Monday, January 9, 2012

An open letter to the teachers

Dear teachers,

This is not the first and sadly not the last time I - as a student - face this irritation. Some might say it has to do with the quality of the teaching. But that's just the nice way to put it. I would call it the lack of organisational skills, or just plain laziness.

The whole cause of irritation is simple: the teachers entering the class without any preparations done whatsoever. It seems that some teachers think the lesson will take care of itself and if not one can always improvise. Well, it won't work. The difference between the teachers who think through their lessons in advance and the teachers who just turn up is unbelievably huge.

So, here are some news for those teachers who are on the wayside:

First of all, the students can't really read teachers' minds. It doesn't help, if some important piece of information was given more than a month ago, because the students probably will not remember that anymore when it's acute. The good teachers always send e-mail to all course attendants, so that also those who were absent (yes, some people can also be sick and not just skipping the lessons) know where everything's going. The good teachers are also very precise about what each lesson will be about and they are not afraid of telling that in advance.

Second thing is that when there are examples to be shown or tasks to do, they also need to be meaningful. The teachers probably have no idea how fast badly designed lesson kills the student's motivation. It is pretty much impossible to follow a teacher who doesn't have anything to say. If there is a task to follow, the teacher also needs to be clear that there is a task to follow. Especially when learning different programmes, it is not easy to follow what the teacher is doing and then do the same in your own computer when the teacher is racing forward.

Third, every student has his/her own way of doing things. If that is the best way for him/her to work (so that there will eventually be results), the teacher has absolutely no right to mock or evaluate that work flow. When for some people it is a piece of cake to produce perfect designs at school in 5 minutes, for some it is next to impossible. The teachers should courage each and everyone to find their own creative ways. That's why the time given to finish the tasks should also be long enough for good work for everyone. "All the designers should be able to do this like this" is not a proper way of giving critique about other person's work flow. It is also impolite.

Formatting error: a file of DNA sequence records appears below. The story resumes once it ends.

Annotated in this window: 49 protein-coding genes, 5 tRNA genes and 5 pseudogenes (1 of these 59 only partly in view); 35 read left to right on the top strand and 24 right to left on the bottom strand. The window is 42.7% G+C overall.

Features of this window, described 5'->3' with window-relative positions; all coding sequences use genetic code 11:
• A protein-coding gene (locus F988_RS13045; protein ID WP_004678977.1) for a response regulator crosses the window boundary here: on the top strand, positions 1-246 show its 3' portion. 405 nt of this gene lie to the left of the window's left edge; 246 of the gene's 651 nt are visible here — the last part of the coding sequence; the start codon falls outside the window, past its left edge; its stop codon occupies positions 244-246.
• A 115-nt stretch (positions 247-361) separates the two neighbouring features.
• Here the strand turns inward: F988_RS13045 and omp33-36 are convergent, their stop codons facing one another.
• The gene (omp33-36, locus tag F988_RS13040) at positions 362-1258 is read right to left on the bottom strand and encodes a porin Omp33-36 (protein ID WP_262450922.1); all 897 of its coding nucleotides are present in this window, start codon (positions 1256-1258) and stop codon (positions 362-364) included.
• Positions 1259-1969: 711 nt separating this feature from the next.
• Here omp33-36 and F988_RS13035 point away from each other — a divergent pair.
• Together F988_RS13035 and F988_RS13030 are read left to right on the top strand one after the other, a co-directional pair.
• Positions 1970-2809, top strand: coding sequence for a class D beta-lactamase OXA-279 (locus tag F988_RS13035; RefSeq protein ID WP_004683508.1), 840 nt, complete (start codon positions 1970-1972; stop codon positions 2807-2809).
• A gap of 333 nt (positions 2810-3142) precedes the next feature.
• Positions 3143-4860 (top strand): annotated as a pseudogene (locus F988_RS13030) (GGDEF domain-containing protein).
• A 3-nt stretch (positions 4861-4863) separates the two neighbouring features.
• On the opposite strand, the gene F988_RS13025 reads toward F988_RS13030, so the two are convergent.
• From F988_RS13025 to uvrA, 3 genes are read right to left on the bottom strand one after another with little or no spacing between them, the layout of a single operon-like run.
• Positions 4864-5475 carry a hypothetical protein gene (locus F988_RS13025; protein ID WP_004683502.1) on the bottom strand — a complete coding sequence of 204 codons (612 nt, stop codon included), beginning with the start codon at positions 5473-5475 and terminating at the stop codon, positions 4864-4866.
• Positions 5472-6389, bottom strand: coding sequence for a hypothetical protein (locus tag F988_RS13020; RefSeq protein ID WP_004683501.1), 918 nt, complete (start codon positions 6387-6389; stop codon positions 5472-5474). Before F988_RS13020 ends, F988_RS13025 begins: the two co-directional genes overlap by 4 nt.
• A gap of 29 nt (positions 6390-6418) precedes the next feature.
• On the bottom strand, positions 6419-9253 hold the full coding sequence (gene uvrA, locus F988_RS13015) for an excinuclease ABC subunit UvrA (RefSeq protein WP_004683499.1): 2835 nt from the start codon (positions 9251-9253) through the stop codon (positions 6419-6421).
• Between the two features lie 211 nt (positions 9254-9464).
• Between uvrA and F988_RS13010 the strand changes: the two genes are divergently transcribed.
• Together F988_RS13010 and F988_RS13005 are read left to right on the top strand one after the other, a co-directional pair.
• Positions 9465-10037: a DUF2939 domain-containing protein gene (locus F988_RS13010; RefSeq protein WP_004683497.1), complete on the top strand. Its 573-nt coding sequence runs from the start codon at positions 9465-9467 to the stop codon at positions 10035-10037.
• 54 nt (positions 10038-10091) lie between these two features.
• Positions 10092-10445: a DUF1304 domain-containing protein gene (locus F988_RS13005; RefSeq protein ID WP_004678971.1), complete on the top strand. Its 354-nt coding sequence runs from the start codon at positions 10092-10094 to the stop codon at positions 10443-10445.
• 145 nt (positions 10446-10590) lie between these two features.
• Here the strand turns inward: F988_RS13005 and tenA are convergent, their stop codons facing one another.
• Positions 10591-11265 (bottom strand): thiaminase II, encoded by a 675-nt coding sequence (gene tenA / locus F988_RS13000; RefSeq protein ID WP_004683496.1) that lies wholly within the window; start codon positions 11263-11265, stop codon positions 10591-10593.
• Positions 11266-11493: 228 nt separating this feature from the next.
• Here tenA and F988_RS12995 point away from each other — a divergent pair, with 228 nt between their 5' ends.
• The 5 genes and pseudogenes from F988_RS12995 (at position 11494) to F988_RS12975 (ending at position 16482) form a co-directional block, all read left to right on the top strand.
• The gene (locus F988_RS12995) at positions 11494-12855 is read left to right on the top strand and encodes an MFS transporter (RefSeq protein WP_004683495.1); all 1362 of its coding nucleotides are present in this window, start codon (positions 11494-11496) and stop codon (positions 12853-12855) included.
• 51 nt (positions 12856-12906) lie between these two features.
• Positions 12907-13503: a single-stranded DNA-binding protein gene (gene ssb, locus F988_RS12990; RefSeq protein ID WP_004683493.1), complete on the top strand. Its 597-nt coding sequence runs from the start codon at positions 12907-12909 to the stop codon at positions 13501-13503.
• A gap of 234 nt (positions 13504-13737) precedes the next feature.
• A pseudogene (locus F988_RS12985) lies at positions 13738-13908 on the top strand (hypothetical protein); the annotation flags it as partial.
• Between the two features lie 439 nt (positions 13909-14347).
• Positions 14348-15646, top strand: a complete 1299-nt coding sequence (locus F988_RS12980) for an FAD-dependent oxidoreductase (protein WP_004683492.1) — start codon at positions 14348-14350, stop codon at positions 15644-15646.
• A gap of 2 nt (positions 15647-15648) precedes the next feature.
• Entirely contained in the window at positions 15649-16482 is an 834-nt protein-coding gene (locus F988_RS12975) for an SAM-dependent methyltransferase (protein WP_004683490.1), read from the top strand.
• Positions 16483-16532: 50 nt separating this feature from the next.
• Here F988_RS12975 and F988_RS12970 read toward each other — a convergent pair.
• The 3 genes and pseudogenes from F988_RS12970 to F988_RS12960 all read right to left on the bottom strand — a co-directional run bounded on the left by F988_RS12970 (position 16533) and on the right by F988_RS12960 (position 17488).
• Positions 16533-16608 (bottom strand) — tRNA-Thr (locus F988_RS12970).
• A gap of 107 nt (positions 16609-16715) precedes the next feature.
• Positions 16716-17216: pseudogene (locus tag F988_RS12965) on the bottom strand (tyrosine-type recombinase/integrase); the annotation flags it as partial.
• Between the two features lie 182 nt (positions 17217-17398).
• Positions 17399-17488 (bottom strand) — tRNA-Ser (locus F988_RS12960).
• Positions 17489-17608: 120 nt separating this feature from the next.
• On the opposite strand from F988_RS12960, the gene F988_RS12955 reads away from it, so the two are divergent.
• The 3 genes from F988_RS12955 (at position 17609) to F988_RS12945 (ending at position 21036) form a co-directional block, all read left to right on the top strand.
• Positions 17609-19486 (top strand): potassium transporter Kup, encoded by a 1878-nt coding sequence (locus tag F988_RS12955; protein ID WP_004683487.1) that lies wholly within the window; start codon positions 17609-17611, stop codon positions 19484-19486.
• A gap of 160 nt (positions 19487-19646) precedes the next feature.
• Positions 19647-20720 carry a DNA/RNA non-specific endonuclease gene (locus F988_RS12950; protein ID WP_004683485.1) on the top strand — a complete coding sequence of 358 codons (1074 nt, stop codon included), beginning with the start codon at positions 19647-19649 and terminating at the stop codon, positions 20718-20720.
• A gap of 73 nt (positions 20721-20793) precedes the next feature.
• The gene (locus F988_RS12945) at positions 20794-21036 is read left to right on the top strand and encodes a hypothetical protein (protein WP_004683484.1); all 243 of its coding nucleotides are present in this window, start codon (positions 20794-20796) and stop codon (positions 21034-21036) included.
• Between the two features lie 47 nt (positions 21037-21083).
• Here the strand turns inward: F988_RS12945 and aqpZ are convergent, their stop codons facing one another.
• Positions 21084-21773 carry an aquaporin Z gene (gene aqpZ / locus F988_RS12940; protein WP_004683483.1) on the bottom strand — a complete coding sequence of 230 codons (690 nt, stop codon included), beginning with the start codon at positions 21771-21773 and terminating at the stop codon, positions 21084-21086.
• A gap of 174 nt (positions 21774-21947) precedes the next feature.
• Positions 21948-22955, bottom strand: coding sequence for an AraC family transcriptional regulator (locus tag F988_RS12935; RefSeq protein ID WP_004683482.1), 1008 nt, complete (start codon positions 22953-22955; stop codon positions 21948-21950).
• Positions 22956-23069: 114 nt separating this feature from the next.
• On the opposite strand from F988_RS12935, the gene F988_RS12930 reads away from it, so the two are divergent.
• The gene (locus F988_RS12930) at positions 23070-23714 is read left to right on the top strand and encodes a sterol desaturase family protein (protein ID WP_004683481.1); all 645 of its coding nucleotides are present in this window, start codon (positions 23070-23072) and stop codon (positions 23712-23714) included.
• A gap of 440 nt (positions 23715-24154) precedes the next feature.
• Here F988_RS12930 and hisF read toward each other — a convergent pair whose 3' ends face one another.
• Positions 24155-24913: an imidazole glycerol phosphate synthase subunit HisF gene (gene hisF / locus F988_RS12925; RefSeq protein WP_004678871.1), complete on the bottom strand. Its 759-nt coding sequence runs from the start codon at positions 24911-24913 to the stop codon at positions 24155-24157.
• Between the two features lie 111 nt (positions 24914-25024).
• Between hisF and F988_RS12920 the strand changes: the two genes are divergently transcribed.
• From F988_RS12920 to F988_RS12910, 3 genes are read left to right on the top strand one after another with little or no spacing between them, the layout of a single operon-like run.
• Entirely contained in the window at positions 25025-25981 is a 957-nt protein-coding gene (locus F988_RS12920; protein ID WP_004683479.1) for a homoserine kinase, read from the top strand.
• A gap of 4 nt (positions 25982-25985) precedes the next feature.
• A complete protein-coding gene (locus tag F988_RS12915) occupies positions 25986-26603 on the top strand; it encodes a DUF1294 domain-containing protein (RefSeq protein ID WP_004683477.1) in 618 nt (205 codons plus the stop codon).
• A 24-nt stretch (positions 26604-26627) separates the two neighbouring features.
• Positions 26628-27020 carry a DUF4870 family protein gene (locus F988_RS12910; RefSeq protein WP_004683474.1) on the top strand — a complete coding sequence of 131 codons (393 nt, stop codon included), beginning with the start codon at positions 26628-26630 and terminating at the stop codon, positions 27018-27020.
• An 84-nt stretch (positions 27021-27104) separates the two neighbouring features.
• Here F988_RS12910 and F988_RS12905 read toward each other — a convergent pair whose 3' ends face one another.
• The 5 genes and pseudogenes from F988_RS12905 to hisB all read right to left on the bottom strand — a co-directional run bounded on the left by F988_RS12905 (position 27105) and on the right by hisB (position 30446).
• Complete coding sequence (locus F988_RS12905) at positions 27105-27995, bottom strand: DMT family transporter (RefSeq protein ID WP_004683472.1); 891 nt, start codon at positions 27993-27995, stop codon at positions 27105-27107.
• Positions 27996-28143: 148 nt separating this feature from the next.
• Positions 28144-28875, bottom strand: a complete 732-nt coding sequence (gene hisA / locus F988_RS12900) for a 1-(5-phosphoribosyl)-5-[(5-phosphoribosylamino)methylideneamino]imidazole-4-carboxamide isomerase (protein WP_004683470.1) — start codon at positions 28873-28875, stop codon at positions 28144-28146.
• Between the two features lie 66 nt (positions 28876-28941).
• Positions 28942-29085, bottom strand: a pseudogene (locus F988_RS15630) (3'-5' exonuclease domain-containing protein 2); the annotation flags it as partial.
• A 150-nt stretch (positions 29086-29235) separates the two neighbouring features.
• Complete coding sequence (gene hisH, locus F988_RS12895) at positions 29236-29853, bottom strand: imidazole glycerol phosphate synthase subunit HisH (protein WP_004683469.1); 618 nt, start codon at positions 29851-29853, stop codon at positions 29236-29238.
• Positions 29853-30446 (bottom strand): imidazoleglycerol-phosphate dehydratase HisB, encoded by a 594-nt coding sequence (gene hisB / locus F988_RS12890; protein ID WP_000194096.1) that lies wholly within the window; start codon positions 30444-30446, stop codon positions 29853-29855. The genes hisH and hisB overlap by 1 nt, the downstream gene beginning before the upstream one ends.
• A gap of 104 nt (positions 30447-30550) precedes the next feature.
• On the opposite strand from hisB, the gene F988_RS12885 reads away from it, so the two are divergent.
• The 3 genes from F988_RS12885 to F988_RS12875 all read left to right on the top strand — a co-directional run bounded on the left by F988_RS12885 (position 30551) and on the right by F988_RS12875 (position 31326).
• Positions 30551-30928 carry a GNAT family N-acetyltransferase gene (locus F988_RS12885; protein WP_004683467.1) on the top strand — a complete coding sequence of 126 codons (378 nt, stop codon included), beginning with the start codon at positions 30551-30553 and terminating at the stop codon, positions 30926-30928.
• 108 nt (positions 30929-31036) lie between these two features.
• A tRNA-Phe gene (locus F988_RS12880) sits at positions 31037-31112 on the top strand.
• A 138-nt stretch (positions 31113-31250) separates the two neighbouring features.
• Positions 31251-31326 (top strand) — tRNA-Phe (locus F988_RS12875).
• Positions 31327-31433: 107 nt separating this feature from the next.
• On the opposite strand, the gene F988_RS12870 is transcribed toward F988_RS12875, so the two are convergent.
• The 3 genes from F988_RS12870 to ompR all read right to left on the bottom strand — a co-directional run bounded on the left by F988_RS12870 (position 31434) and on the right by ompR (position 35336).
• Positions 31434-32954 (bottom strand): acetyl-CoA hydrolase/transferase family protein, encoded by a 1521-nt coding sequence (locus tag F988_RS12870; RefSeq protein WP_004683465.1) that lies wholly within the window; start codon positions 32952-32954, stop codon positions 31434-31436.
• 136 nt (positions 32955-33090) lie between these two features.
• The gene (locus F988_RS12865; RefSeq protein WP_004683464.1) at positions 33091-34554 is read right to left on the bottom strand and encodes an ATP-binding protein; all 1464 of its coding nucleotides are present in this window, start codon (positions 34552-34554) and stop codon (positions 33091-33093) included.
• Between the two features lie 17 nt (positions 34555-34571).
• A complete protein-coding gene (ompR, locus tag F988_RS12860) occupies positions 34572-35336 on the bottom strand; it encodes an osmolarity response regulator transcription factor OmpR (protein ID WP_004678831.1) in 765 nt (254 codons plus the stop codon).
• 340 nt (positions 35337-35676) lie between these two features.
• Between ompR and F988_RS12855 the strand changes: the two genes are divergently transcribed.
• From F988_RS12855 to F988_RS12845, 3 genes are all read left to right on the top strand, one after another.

Some people might say that the worklife will not be so easy and that many bosses will be acting exactly like the bad teachers. Well, school is not worklife and even if it's good to make a mental note on the bad teacher/boss axis (there will be enough of those still to come) it is more important to concentrate in what the school is about: preparing the students to the work life. The school's purpose is to give enough knowledge and new ways of thinking for the students as well as strengthen his/her self-esteem in his/her abilities. Bad teachers will not succeed in relaying such things, they leave only confusion and frustration behind.

So, the next time you are entering the classroom, please think honestly through how many hours did you prepare this lesson. The students have huge respect toward the teachers who make real effort in helping what's important for them: studying. The best teachers are the ones who in this way really care about their students.

1 comment:

  1. I agree with you absolutely 100%. Too be honest I have given up with the course mentioned. I will not stand for the rudeness and the totalitarian attitude that hinders what could be a wonderfully creative educational program. Thank you Kaisa for posting this wonderfully worded rhetorical debate and I fully support your opinion.